Auckland diocese’s Justice and Peace Commission has told a parliamentary select committee that urgent attention should be given to the tight control of advertising of all gun sales, especially where young people might see it.
In a submission on a supplementary order paper (SOP) aimed at amending aspects of the Arms Legalisation Bill, the commission also called for consideration to “be given to investigating the contribution of video games that some
alleged perpetrators of mass killings claim to have used for training purposes.
These may be contributing to an unhealthy gun culture”.
“In the interests of a healthier, safer society we look forward to more comprehensive gun control measures continuing to be introduced,” the JPC stated in a presentation before Parliament’s Finance and Expenditure Select Committee last year.
The JPC commended the Government on its intention to severely restrict the availability of automatic weapons and
to continue with its amnesty and buyback schemes.
The Government was urged to continue on the path of introducing a comprehensive programme to register all
guns, “without which the effectiveness of other laudable measures will be severely diminished”.
Addressing some of the technical aspects of the supplementary order paper, the commission stated its support for the extension of the legislation to the sale and use of pistols.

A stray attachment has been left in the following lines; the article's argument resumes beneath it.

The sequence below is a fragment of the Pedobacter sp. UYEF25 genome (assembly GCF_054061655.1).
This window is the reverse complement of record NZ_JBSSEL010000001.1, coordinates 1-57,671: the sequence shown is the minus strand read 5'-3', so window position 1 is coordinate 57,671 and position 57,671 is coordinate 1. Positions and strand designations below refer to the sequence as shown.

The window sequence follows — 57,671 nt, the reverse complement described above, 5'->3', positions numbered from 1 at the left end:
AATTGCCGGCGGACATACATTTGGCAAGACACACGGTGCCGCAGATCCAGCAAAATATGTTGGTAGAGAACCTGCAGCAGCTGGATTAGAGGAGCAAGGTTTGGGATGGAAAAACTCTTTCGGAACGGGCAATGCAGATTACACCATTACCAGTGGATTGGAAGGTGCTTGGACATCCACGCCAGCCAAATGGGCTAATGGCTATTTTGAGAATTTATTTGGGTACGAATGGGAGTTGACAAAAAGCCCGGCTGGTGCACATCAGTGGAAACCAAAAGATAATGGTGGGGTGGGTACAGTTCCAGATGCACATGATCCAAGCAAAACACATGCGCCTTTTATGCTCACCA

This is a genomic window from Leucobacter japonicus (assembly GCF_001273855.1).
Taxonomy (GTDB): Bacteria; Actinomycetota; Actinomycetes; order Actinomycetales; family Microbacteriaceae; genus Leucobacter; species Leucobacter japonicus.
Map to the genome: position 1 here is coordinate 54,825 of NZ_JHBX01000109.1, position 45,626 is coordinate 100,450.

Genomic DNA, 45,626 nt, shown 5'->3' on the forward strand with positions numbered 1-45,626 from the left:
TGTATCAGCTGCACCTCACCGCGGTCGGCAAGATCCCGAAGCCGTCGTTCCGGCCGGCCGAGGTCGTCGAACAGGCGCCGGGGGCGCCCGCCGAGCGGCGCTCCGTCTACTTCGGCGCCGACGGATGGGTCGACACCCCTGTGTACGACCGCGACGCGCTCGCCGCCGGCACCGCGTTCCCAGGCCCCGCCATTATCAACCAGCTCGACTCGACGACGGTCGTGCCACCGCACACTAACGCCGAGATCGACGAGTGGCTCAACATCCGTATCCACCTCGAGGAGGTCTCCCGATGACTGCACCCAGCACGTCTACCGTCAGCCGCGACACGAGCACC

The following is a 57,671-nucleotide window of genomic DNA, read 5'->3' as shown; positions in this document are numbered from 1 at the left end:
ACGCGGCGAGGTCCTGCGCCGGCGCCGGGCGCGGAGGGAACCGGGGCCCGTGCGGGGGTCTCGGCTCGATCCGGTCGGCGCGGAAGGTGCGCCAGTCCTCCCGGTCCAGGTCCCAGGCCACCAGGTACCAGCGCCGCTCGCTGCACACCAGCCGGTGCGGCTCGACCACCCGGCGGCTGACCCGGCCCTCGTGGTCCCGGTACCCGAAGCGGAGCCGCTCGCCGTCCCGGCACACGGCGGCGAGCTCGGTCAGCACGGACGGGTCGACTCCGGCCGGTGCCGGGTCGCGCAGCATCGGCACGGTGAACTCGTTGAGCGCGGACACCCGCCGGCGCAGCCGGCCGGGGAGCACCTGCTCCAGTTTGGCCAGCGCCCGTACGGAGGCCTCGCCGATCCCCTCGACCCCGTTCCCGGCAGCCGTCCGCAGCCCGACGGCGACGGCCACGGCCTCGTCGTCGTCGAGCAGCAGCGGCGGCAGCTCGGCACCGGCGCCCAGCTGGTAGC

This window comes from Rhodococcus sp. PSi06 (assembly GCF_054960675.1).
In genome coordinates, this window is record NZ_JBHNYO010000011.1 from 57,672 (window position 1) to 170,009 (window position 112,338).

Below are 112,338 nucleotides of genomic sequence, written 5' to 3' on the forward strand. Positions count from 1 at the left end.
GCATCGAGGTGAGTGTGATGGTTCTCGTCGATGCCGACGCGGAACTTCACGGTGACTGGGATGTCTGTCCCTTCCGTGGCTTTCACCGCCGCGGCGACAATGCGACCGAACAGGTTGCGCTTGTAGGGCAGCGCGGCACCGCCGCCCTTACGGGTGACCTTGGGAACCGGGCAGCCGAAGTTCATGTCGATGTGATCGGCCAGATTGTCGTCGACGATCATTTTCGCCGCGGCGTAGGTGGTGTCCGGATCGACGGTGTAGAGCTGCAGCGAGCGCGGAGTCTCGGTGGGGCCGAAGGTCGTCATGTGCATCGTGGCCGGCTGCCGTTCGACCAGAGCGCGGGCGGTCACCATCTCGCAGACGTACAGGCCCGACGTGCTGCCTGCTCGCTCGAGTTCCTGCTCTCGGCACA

It supported many of the changes proposed, including a proposed expansion of the regulation making power in the Arms Act 1983 to prohibit categories of firearms through an Order in Council.
But while it acknowledged greater controls being proposed for pistol carbine conversion kits (PCCK), the JPC, in its oral presentation, stated that, “given the risks that these parts could pose to the general population, we recommend that they should be banned outright and subject to a six-month amnesty and buyback, like other prohibited weapons and parts”.
A pistol carbine conversion kit is defined in the SOP as “a frame or kit that may be used to convert a pistol designed
or adapted to be held and fired with one hand . . . that has an overall length of no more than 400mm, into a firearm that may be fired from the shoulder”.
The JPC submission acknowledged that “the effect [of such a ban] will be to place some limitations on those who
participate in pistol and Airsoft-type sports. But these limitations will not eliminate or endanger those sports.
They will merely affect the range of sub-disciplines accessible to participants. We believe that this is an acceptable trade off for public safety”.
In its presentation to the select committee, the JPC stated that: “Even eight months after the Christchurch attack, semi-automatic pistols are still openly advertised and sold in New Zealand.”
“We believe these should be banned outright and consideration be given to banning all pistols along the lines of the UK legislation. These measures will require the extension of the amnesty and buy-back scheme so as to include pistols.”
The submission also criticised trials of routinely-armed police squads in some areas.